Lawson’s work was well recognized during his lifetime. He is still the only winner of both the coveted Newbery Award and the Caldecott Award in the United States, for best children’s literature and best children’s illustration respectively. Nestlings Press hopes this gathering of his terrific drawings will please his fans and introduce others to his work. That it includes snippets from his writings is a bonus. From Country Colic: “The cow’s sole ambition in life is to be on the other side of any fence which confronts her. Barbed wire and electrified fences have been tried as barriers, but so slow are the cow’s mental processes that she frequently pushes the fence down and escapes before the pain of barbs or electricity has communicated itself to her brain.”

Matthew Chapman’s Gothic-themed illustrations

Posted by Warren Clements:

Matthew Chapman, a young artist who specializes in dark, Gothic-themed work, has put together David in Black Manor, a tale of a vulnerable boy working his way through a large, intimidating mansion with the shadow of a wicked uncle hanging over his perilous journey. The illustrations are dense, dark and beautifully rendered. Matthew asked me to write short verses to accompany the illustrations, based firmly on his story outline, and I was happy to do so. Don’t mistake it for a Nestlings Press book – it is far darker than that – but for fans of illustration, graphic novels and tales of Gothic intrigue, the work should certainly be of interest. He is very talented.

Matthew is in the process of crowd-funding an online release for his work – with hopes of a print release eventually. If you are intrigued, you can check him out at this website:


The Curious Case of the Giant in Jack and the Beanstalk

While versifying the tale of Jack and the Beanstalk for The Nestlings Press Book of Fairy Tales in Verse, I began wondering about the Giant.

Okay. The Giant lives in a castle on a cloud. (We will forget the laws of physics for now.) He has pillaged other people’s property, captured humans – specifically, Englishmen – and used their bones to grind his bread. When Jack’s magic beans produce a beanstalk high enough to reach the cloud, Jack is able to steal the Giant’s gold, singing harp, etc.

But how does the Giant get his food and other supplies? Is there a city on the cloud that he can regularly ravage? At least one version suggests there are roads on the cloud, which might indicate a community ripe for the picking. But the Giant specifically speaks of an Englishman – “fee fi fo fum, I smell the blood of an Englishman” – which suggests that, unless people from England have colonized the cloud, he has done much of his pillaging on the ground.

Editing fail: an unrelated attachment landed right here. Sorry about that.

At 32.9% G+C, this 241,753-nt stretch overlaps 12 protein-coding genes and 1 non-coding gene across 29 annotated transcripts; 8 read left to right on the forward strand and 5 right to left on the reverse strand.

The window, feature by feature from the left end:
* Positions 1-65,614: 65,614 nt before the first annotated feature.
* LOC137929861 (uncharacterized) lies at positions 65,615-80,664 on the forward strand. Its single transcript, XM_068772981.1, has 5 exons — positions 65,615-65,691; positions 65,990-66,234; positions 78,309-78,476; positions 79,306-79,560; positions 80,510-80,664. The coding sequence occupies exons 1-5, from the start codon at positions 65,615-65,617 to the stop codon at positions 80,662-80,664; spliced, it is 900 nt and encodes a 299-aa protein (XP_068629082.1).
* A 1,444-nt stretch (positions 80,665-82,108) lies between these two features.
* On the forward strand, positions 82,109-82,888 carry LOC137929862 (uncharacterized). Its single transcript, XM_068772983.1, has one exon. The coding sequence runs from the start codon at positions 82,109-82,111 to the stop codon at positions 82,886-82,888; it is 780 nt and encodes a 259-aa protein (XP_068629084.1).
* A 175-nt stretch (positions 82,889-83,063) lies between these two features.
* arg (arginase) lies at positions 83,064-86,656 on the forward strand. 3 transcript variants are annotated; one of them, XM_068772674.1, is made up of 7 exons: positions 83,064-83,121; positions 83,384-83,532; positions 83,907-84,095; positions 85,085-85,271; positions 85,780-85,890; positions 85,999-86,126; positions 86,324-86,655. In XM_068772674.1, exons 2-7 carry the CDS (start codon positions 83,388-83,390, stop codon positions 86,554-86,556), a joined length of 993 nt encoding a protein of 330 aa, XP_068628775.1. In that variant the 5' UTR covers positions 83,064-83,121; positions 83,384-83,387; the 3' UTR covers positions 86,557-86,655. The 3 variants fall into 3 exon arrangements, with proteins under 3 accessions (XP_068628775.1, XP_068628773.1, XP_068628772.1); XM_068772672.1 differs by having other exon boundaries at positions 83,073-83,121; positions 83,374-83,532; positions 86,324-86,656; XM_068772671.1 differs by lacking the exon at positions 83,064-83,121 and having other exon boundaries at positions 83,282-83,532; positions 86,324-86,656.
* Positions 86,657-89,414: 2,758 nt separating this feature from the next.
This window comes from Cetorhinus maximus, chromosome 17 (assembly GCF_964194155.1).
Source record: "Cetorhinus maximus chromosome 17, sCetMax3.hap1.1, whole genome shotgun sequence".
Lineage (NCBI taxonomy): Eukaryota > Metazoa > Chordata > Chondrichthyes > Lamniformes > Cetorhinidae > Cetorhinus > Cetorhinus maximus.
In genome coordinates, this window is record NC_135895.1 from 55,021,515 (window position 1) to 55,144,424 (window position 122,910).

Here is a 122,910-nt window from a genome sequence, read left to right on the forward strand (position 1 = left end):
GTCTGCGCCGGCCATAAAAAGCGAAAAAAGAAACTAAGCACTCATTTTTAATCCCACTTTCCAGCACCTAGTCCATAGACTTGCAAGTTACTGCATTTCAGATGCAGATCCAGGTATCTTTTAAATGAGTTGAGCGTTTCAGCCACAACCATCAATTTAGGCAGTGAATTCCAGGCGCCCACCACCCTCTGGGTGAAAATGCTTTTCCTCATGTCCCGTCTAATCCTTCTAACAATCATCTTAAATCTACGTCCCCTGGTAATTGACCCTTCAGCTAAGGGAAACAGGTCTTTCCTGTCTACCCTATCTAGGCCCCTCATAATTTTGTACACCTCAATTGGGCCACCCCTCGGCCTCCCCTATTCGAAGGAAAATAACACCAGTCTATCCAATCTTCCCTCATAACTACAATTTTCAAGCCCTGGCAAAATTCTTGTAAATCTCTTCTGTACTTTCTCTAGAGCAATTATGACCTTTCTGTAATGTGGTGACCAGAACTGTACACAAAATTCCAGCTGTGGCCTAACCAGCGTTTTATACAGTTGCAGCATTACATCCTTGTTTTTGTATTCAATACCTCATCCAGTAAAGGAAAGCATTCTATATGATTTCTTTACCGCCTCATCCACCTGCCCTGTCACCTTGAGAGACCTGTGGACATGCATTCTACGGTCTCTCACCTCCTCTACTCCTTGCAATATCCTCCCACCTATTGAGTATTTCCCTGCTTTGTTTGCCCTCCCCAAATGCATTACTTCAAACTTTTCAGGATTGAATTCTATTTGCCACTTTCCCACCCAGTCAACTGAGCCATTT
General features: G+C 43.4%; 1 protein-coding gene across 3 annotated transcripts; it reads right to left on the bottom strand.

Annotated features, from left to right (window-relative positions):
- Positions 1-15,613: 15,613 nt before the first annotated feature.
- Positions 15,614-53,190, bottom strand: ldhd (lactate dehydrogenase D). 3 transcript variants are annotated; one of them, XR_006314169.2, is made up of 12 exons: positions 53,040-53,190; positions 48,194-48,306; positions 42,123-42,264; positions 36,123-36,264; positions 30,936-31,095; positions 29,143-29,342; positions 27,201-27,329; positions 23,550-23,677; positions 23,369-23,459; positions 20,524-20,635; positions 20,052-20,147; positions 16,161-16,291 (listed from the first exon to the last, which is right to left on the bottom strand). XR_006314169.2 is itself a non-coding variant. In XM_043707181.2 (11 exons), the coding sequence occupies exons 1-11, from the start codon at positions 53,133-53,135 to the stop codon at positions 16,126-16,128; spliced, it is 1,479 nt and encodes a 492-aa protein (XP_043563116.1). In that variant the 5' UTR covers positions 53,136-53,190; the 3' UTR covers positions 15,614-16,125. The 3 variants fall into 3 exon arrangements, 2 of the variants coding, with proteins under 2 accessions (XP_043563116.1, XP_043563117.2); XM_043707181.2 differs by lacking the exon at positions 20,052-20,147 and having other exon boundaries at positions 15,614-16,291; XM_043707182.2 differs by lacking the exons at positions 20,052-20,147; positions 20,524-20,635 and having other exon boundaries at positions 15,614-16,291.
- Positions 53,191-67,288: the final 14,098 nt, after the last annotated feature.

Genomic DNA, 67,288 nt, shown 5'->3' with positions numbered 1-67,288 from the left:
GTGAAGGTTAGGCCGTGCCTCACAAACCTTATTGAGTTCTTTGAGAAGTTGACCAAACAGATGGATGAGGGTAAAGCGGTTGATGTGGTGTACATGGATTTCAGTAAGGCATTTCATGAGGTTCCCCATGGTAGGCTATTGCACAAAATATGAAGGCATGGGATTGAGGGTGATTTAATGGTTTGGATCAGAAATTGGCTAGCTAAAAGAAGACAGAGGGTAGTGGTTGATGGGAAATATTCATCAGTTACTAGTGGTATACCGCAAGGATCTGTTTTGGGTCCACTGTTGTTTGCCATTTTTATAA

If so, how does he get down, and how does he get back up?

Presumably he can’t fly. He can’t just jump down, or he would have done so when chasing Jack instead of climbing after him on the beanstalk (and falling to his death when the stalk was cut).

If there are other large beanstalks reaching up to the clouds, presumably somebody would have noticed – and, since the Giant’s predations would have been general knowledge, would have chopped down those beanstalks. Ditto if the Giant let down a rope ladder.

I know, it’s bootless to seek realism in a fairy tale, but there should at least be internal logic to the tales. Maybe he has a private airfield and pilots a plane to do his dirty work, but given that the fairy tale long predates airplanes (and Jules Verne), that would be a stretch.

I sent these musings to a few friends. My partner Sandra recalled the version with the roads on the cloud. Doug Tindal said the Giant used a grocery delivery service. (“Instacart, Warren. Duh.”)

Peter Harris said the answer hinges on the golden goose. “Not only does it lay golden eggs, but it can go out and do grocery shopping and buy other Giant supplies (at the local Giant Party Goods, natch). Aesop lent out the rights to the use of the GG to Jack for his Beanstalk caper, but Jack hogged the limelight.”

Bill Aide said he consulted the singing harp in his basement, and “she explained that, like some African crocodiles, the Giant could survive for over a year on a giant helping of his nutritious bread. Jack’s timing was perfect, since the Giant had reached the 364th day of living off his own fat and was getting roaring hungry. As for the other supplies – toilet paper, Brahms CDs, etc. – he had hoarded them but was running low. Another reason to celebrate Jack’s timing.”

Richard Bachmann wasn’t sure he could help with this problem (“essentially I don’t know jack”), but “I do recall seeing a giant on a bag of frozen corn, so I guess he does come down now and again.”

So there you have it. There are niggling doubts – could the goose carry an Englishman up to the clouds? – but at least now we know there is a degree of verisimilitude to Jack’s story. I’m waiting for the local garden store to start stocking magic beans.

And here, for the record, are the opening lines from the Jack/Beanstalk verse:

There once was a hut made of second-hand wood.

It sat far from town and the soil wasn’t good.

Young Jack and his mother had little to eat.

They’d run out of eggs and they’d run out of meat.

The vegetable patch had been shrivelled by drought,

And all of their other supplies had run out.

Jack’s mother said, “Seems we have little choice now.

Go into the village and sell our sweet cow.

And make sure you get every penny she’s worth,

Or else we’ll be dining on rainfall and earth.”